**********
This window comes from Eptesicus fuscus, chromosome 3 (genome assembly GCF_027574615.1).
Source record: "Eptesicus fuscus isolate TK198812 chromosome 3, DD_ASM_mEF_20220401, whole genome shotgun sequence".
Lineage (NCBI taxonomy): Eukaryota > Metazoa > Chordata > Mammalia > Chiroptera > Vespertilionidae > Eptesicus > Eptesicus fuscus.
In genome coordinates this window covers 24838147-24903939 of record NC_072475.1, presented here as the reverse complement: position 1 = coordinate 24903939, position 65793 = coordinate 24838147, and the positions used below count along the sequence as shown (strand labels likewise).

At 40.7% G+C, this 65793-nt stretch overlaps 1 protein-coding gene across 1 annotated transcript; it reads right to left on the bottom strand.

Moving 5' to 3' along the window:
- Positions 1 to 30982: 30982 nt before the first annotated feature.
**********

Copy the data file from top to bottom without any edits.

This window comes from Eptesicus fuscus, chromosome 3 (genome assembly GCF_027574615.1).
Source record: "Eptesicus fuscus isolate TK198812 chromosome 3, DD_ASM_mEF_20220401, whole genome shotgun sequence".
Lineage (NCBI taxonomy): Eukaryota > Metazoa > Chordata > Mammalia > Chiroptera > Vespertilionidae > Eptesicus > Eptesicus fuscus.
In genome coordinates this window covers 24838147-24903939 of record NC_072475.1, presented here as the reverse complement: position 1 = coordinate 24903939, position 65793 = coordinate 24838147, and the positions used below count along the sequence as shown (strand labels likewise).

At 40.7% G+C, this 65793-nt stretch overlaps 1 protein-coding gene across 1 annotated transcript; it reads right to left on the bottom strand.

Moving 5' to 3' along the window:
- Positions 1 to 30982: 30982 nt before the first annotated feature.